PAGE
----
Perceptual Learning (Definition + Examples)

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Published by:
Practical Psychology
Courtney Beatey
Reviewed by:
Courtney Beatey, B.Ed

One of baseball's most intricate skills is discerning whether a pitched ball will land within the 'strike zone.' This zone is an invisible window through which pitchers aim to send the ball. The batter's challenge? To instantaneously decide if the ball, often hurled at speeds exceeding 100 mph, will pass within this zone and if they should swing.

However, not every baseball enthusiast or novice can instinctively determine the trajectory of such a rapidly pitched ball. Imagine a person who has never encountered baseball. For them, tracking the ball as it rockets from the pitcher's hand would be bewildering. It’s about physical reflexes and mental prediction based on experience.

So, how do professional baseball players master this almost superhuman skill? Through repeated exposure, practice, and experience, players refine their ability to predict and respond to these high-speed pitches. They don't just "see" the ball; they anticipate its path based on subtle cues like the pitcher's hand position, arm angle, or the ball's spin.

baseball game

This phenomenon of refining and enhancing sensory skills through experience is termed perceptual learning. Over time, players tune their senses, much like a musician learns to pick out a single note in an orchestra. Through perceptual learning, they transform a blur of motion into a readable pitch, enabling those split-second decisions that differentiate a rookie from a seasoned pro.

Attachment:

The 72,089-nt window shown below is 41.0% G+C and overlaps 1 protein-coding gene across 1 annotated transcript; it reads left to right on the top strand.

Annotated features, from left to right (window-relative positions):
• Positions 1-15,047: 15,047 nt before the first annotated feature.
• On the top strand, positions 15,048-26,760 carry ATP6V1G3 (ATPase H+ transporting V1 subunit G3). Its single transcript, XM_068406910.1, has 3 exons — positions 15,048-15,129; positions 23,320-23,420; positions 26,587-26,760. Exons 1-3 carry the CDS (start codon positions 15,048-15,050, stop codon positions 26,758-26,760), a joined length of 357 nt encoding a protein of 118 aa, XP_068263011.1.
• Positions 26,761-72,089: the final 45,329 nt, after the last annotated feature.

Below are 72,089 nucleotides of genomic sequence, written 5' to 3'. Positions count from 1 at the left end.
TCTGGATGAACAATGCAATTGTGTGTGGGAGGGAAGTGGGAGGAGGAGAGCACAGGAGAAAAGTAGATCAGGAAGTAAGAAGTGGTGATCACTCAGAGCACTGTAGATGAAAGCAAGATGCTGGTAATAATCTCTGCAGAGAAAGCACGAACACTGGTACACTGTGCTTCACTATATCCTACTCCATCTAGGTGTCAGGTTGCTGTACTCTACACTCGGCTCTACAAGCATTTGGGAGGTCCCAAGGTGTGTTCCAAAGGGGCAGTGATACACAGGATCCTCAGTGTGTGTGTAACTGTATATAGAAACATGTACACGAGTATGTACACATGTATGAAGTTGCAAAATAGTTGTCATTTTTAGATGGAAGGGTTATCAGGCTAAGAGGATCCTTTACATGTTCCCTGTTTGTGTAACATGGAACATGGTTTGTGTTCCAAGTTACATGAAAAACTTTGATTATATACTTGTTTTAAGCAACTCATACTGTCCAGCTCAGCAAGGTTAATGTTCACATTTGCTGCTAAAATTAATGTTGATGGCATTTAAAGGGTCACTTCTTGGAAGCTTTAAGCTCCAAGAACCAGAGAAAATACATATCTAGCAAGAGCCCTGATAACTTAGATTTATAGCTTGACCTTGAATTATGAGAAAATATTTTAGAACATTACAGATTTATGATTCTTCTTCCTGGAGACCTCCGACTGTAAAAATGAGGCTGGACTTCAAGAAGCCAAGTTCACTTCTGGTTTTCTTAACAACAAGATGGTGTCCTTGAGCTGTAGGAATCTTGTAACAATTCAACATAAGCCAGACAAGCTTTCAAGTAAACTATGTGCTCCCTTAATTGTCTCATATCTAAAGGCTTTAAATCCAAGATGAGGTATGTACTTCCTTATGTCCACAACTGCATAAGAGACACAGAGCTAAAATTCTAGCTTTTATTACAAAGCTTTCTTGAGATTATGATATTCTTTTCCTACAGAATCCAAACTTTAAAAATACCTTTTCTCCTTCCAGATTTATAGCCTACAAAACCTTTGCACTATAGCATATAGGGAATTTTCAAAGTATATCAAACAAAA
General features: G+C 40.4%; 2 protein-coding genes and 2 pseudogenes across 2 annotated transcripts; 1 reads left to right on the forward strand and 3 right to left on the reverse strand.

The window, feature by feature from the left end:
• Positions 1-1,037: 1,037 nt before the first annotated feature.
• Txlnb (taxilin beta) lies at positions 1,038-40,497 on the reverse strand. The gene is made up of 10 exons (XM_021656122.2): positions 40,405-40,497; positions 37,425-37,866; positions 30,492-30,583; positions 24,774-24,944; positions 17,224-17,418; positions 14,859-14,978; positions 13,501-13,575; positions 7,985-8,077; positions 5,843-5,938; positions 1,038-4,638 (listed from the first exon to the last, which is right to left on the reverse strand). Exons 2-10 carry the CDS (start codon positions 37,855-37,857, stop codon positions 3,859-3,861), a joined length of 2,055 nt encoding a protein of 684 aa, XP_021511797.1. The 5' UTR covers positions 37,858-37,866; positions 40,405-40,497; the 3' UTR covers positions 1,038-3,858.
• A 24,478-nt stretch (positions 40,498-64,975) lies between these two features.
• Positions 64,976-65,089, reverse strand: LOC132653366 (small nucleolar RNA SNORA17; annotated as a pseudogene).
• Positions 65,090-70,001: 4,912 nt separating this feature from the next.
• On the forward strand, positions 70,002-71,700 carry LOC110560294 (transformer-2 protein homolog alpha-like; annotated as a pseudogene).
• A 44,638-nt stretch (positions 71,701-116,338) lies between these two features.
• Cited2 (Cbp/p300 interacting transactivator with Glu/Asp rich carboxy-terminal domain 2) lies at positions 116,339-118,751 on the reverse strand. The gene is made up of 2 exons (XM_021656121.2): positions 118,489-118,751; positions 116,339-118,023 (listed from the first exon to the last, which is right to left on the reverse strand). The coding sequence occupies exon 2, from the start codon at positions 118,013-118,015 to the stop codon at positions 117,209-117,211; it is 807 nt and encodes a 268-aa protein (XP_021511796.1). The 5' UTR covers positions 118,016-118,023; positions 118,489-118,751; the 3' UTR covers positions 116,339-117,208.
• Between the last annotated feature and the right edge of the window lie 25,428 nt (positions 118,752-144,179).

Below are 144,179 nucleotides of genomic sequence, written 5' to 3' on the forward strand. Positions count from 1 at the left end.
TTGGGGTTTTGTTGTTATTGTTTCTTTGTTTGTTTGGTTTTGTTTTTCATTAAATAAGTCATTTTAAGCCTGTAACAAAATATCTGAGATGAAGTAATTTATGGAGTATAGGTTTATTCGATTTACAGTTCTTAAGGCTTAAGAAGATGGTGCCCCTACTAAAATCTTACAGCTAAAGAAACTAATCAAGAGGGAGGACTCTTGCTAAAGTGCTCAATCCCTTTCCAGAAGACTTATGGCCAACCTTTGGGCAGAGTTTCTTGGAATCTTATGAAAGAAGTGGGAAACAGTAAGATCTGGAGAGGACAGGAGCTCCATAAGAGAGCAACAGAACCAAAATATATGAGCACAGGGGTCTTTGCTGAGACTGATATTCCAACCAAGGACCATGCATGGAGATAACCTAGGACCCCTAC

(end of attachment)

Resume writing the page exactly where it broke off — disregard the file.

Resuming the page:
What Is Perception?

Before we start talking about perceptual learning, let’s talk about perception. Perception is how we identify, categorize, and make sense of sensory stimuli. When baseball players are up to bat, they have a lot to see. They can see the green grass on the ground, the pitcher in front of them, and the stadium's structure. These shapes, colors, and forms don’t have meaning until we assign meaning to them through perception. Without perception, the pitcher would be a strange set of colors and shapes!